Now the Spirit expressly says that in later times some will depart from the faith by devoting themselves to deceitful spirits and teachings of demons, through the insincerity of liars whose consciences are seared, who forbid marriage and require abstinence from foods that God created to be received with thanksgiving by those who believe and know the truth. For everything created by God is good, and nothing is to be rejected if it is received with thanksgiving, for it is made holy by the word of God and prayer. (1 Timothy 4:1-5)
What does it mean to have a seared conscience? It’s something like seared flesh. The top layer is dead and insensitive to pain. To have a seared conscience is something like the experience of doing, over and over, that which you just know to be wrong until you stop listening to your moral intuitions all together. Peter writes of a similar experience:
For if, after they have escaped the defilements of the world through the knowledge of our Lord and Savior Jesus Christ, they are again entangled in them and overcome, the last state has become worse for them than the first. For it would have been better for them never to have known the way of righteousness than after knowing it to turn back from the holy commandment delivered to them. (2 Peter 2:20-21)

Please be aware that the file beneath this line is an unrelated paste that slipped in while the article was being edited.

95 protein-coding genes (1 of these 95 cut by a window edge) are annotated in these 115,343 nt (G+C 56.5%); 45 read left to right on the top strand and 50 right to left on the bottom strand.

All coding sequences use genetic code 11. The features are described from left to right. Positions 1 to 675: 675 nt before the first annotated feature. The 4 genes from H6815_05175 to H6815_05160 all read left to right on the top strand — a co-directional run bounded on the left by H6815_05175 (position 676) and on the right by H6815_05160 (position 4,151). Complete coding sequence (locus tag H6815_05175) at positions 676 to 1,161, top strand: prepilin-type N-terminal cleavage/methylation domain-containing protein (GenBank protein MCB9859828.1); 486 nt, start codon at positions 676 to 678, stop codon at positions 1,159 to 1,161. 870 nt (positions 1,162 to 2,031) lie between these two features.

Again, why is it worse? Acting in the face of consciences condemnation slowly puts your conscience to death. For the Christian, sanctification is the two-fold process of listening to conscience and reforming conscience where it is in error. To desensitize conscience makes you, from a personal-social standpoint, irredeemable. That’s why the author of Hebrews says that people who are subjecting Christ to crucifixion all over again by their public actions cannot repent. They’re too busy intentionally stifling the truth to be able to hear its call.
Interestingly, this ancient piece of observational psychology has been discovered anew:
“Moral incongruence, in this case, the experience of disapproving of IPU [internet pornography use] while still using it, seems to be a key variable in predicting a host of important outcomes associated with pornography use, not the least of which is perceived addiction to internet pornography.”
Doing what you know or feel to be bad and deriving pleasure from it [at least with respect to porn] leads you to feel trapped in that behavior. I wonder if this holds true in other areas like drug use, losing your temper, failure to exercise, over eating, etc. And if so, what are the options? Convincing people to give up on their moral positions? If wrong, this makes sense. But maybe this is where a therapeutics of personal responsibility might be useful. The stoics recommended taking responsibility for everything you experience/do. The Lord tells Cain something similar. Thomas Saasz recommends jettisoning the notion that mental disorders are anything other than repetitive behaviors for which people can take responsibility.
I certainly don’t want a seared conscience.